By Robert Andrew Wood
I have been to many Center for Faith and Culture lectures, but I wasn’t looking forward to this one. Just the thought of hearing someone attempt to defend warfare from a Christian perspective made me scoff. How could anyone believe that there is anything just about warfare? Having been a violent and almost sadistic child, pacifism seemed to be the only way to curb humanities natural tendency towards destruction. In light of this, I came prepared with Greek and Hebrew flash cards to make the most of what was surely to be a pointless lecture that my wife desired to attend.
My attempt to disconnect from the lecture quickly failed as Dr. Daryl Charles’s charisma and arguments drew me in and proceeded to break the pacifism I had clung to since salvation. I learned from Dr. Charles that war is not a simple matter and attempting to solve all the ethical issues of war with pacifism is naive at best and immoral at worst. Here are three thoughts that changed my perspective of Just War theory.
I learned that pacifism lacks scriptural support.
1. I learned that a “just war” should really be called a “justified war.”
Part of why I discredited the idea of “Just War Theory” has to do with the connotation of its name. How could anyone sanely argue that warfare could be “just”? However, those who have advocated for Just War theory have never argued that there is anything just or fair in war, but instead that some wars are indeed justifiable. Warfare is a rough and bloody affair, but according to proponents of Just War Theory, sometimes war can be justified despite its horrors.
A recent example of a justified war is that of World War II, the extermination of so many Jews and dissidents called out to the world to stop the Nazi atrocities. Considering the atrocities committed against so many people, it was certainly justifiable to stop the evil being unleashed across Europe. This is not to say that every war pursued by a nation is just, but that sometimes, and this is the heart of Just War Theory, it would be more unjust not to go to war.
Dr. Charles offered this logical conclusion of Christ’s golden rule: “Do unto others as you would have done to you, [but also] don’t let something you would not want done to you, done to someone else.” For some, this fine distinction of wording may be irrelevant, but this slight nuance helps me approach the issue of war with a more matured and reasoned view rather than clinging to my idyllic pacifism.
2. I learned that pacifism lacks scriptural support.
Dr. Charles’s lecture also helped me to understand the fundamental problems of a pacifistic perspective from the Scriptures. While the image of Christ as the suffering servant is a common image in both our devotional reading and Church experiences, the Scriptures also present Christ as a warrior. To see Christ as only a peace-making savior is to gloss over His nature of right king and ruler of all of creation. As Psalm 2:12 says, “Kiss the Son lest he be angry, and you perish in the way, for his wrath is quickly kindled” (ESV). Even so, I at one time would argue that He has every right as king to do that, but we are still to “turn the other cheek” like the many great martyrs before us. However, this ignores other commands explicitly made by Christ to “carry a sword” (Lk. 22:36).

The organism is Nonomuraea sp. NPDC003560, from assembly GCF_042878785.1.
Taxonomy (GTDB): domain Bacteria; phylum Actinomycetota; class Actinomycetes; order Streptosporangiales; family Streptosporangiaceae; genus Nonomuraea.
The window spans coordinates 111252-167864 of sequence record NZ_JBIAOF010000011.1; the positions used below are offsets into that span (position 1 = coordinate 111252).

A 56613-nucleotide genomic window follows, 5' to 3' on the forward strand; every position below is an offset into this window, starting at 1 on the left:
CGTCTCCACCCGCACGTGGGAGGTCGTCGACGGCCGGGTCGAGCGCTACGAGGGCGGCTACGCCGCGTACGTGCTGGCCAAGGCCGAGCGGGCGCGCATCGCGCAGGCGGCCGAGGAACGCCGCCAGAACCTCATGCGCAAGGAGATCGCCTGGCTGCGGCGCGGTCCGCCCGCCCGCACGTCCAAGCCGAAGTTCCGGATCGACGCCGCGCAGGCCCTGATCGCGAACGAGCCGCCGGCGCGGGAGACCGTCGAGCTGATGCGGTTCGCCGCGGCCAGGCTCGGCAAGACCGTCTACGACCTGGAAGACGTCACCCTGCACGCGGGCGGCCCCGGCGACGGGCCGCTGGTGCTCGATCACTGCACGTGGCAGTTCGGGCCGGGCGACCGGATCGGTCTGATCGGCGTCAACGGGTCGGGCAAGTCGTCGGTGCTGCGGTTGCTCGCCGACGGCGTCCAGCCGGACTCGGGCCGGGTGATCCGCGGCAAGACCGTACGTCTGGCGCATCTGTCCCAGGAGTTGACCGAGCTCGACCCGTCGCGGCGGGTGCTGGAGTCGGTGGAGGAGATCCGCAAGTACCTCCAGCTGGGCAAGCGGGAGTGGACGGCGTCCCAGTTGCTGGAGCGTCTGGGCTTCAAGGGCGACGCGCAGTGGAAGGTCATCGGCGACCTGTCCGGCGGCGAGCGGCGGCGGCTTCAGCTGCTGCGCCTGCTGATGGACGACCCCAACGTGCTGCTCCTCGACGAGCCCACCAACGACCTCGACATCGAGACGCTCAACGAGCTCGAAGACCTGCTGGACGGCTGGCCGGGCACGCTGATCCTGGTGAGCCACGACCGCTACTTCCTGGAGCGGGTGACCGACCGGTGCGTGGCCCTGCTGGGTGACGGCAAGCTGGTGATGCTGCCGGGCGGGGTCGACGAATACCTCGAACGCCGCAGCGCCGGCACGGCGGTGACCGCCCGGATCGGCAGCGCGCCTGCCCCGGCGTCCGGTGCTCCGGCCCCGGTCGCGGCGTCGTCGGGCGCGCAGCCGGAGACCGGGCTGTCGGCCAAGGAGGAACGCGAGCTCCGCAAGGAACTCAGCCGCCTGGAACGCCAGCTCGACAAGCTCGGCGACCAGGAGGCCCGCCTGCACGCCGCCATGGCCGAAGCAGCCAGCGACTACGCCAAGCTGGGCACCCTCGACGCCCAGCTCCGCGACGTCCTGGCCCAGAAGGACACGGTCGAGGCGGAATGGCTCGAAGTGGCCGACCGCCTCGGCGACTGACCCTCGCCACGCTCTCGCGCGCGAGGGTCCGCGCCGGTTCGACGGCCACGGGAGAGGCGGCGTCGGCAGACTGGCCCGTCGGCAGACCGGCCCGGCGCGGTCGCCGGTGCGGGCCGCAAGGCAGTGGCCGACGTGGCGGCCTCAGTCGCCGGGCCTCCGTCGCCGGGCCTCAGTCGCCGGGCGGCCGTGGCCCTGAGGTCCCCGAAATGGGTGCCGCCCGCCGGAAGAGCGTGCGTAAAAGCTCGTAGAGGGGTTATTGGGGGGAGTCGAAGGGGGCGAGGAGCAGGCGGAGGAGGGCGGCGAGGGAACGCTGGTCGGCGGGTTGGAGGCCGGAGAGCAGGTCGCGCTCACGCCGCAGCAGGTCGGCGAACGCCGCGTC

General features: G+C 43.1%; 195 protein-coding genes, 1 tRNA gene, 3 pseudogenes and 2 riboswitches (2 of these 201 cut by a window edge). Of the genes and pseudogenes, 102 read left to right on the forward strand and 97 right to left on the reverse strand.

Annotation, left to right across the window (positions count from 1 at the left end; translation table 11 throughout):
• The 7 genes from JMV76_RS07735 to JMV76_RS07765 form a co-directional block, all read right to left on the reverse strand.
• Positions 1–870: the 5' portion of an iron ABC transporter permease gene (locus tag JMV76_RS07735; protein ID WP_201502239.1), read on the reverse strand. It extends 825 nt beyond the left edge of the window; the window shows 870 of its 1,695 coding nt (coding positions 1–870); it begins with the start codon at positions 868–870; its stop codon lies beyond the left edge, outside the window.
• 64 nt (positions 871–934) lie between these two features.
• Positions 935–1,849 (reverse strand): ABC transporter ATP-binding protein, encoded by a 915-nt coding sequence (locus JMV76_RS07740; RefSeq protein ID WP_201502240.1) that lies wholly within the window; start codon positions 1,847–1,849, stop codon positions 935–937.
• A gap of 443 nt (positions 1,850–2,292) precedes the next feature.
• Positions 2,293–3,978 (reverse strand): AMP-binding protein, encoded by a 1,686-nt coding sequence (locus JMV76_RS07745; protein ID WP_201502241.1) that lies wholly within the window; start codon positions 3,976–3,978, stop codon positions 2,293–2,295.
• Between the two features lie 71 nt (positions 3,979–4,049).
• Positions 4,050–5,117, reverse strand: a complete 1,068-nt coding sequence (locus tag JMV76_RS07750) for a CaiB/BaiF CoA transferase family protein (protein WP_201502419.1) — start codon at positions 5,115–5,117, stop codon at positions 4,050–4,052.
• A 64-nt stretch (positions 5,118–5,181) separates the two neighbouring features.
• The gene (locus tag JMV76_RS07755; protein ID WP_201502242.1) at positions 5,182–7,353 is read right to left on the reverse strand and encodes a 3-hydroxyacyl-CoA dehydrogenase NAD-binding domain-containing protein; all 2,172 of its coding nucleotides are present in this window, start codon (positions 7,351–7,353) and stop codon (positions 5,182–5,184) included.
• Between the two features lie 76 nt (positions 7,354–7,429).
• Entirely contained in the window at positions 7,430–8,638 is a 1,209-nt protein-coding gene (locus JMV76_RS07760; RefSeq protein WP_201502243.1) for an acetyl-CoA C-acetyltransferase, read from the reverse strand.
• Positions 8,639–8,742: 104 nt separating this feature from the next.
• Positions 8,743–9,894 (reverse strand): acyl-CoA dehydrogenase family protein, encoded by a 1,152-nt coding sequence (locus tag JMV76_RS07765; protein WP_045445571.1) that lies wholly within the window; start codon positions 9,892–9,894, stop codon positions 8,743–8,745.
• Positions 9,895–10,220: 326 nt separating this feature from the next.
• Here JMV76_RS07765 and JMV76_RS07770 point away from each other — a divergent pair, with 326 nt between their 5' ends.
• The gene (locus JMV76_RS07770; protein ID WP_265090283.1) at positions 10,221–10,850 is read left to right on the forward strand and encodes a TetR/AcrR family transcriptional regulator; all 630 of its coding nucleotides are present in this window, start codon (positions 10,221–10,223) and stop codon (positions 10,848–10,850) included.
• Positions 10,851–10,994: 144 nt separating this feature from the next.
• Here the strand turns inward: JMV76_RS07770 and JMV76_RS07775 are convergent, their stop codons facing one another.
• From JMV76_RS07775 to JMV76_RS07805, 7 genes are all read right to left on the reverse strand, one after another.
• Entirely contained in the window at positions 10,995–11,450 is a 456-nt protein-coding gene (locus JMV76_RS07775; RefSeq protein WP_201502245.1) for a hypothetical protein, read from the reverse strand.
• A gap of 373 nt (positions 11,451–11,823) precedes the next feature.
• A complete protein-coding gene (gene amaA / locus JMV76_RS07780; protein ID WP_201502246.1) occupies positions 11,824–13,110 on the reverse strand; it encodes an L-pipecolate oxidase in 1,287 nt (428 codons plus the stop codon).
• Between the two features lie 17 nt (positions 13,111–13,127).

Furthermore, my former position failed to make differentiation between murder and killing, a concept foreign to the Scriptures which certainly makes such a distinction (Num. 35:30-31, Jos. 20:1-6). Finally, Dr. Charles explained the Sermon on the Mount. I would have appealed to the higher virtues in this sermon to justify my pacifism, but Dr. Charles argued that these are not virtues themselves, but the outpouring of being a virtuous person. To be the peacemaker Christ requires of us means that we must make peace in our personal life through humility and service and support the use of force to make peace in society and between nations as Paul says in Romans 13:3-4.
To see Christ as only a peace-making savior is to gloss over His nature of right king and ruler of all of creation.
3. I learned I had an improper view of government.
I never considered how incorrectly I viewed human government. It is traditionally understood that God institutes government as a human institution to curb the natural tendency towards destruction, per Genesis 9:6. However, we often view the government as a necessary evil, and thus warfare and even police work as evils of a fallen world. This misunderstanding perpetuates a sacred vs. secular narrative, a notion which is absent from the Scriptures. The Bible presents all of Creation as God’s domain and ultimately under His rule. The Scriptures cast a radically different light upon human government, instead showing it to be a means of grace and restraint for proper human flourishing (Rom. 13, 1 Pet. 2:13-17, Pro. 21:1). Only the power of God and the threat of violence can restrain the sinful urges of man so that societies can exist and humans can flourish.
I have only shared a few of Dr. Charles persuasive arguments against Pacifism. Before this lecture I could never have conceived that Christians could have anything to do with warfare or government. However, I now see in God’s word that Christians must be a part of warfare and national security discussions to keep nations from unjust warfare, but also to help us to see when a war is indeed justified. I highly encourage everyone to watch Dr. Charles lecture and to consider how we as Christians should view warfare and the coercive force of government.
- Watch: J. Daryl Charles: “Pacifism makes the world unsafe for everybody.”
- Watch: Bruce Ashford, Daniel Heimbach and J. Daryl Charles on the Ethics of War
Robert Andrew Wood is a part of the Center for Faith and Culture’s mentorship program. This year’s theme is faith and the sciences.
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